WASHINGTON — The Navy anticipates its new aircraft carrier Gerald R. Ford (CVN 78) will be headed to sea this spring for the first time, with builder's sea trials scheduled for March before acceptance trials and delivery in April.

Navy acquisition executive Sean Stackley said Thursday that the test program is back on track after engineers fixed "a fairly significant issue" with the power distribution system, which caused a delay. The ship has now completed about 93 percent of its test profile, with a further 5 percent to be done once the ship goes out to sea for trials.

"From last summer, frankly, to the end of the year in 2016, there was a very intense effort to solve the technical [problems], to test out the technical fixes, implement the technical fixes and then get back on track with completing that portion of the test program," he said at the Surface Navy Association conference. "That work was done in, nominally, the December time frame."

"We're really nicking down to the final higher stage testing across the board," he continued. The sea trials in March and April will predominantly focus on the hull and mechanical engineering, but some combat system, air traffic control, navigation, and command, control, communications, computers and intelligence testing will also be conducted at that time.

After acceptance trials, Stackley anticipates the Navy will have to make corrections to the Ford — a normal practice for any new ship. Then, once it has delivered, the service will certify the Ford’s crew on the remaining shipboard systems still operated by Newport News employees.

"The crew is onboard. They’re manning, training and operating the systems that have been turned over to them," he said. "We owe them access to the remaining systems that have completed the shipboard testing so they can likewise do the training that they need aboard those."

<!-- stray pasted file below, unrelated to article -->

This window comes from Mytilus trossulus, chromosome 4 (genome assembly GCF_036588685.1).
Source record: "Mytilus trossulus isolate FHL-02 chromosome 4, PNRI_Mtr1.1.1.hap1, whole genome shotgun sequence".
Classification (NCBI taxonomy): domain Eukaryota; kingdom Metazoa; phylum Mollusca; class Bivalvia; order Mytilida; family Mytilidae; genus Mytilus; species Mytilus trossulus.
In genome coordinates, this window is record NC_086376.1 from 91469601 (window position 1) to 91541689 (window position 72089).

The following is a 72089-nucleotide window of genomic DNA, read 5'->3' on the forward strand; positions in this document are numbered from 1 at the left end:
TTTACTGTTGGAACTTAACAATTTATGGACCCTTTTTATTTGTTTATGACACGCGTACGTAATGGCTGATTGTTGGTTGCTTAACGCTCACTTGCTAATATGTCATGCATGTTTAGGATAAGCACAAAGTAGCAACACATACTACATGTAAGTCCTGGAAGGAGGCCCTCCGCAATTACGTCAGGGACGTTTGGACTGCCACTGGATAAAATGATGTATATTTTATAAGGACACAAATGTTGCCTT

The Ford won’t begin to launch and recover aircraft until its second underway period this summer, after it has been delivered to the service.

"None of the carriers go through launch and recovery of the aircraft during this phase of the program," Stackley said. But work is being done to complete shipboard tests of the next-generation launch and recovery systems — the Electromagnetic Aircraft Launch System (EMALS) and Advanced Arresting Gear (AAG) developed by General Atomics. The Ford will be the first carrier with the systems onboard.

EMALS testing is about 99.5 percent complete, Stackley said. The AAG system has been more challenging, with only about 70 percent of its testing wrapped up.

At the same time, the Navy is making progress on finishing the aircraft recovery bulletins, or ARBs, a series of land-based tests at Joint Base McGuire-Dix-Lakehurst in New Jersey where live aircraft are launched and recovered with EMALS and AAG.

"We're on track to have these ARBs done and the shipboard testing done to support launch and recovery testing at sea [during the] second underway post delivery for the Ford," he said.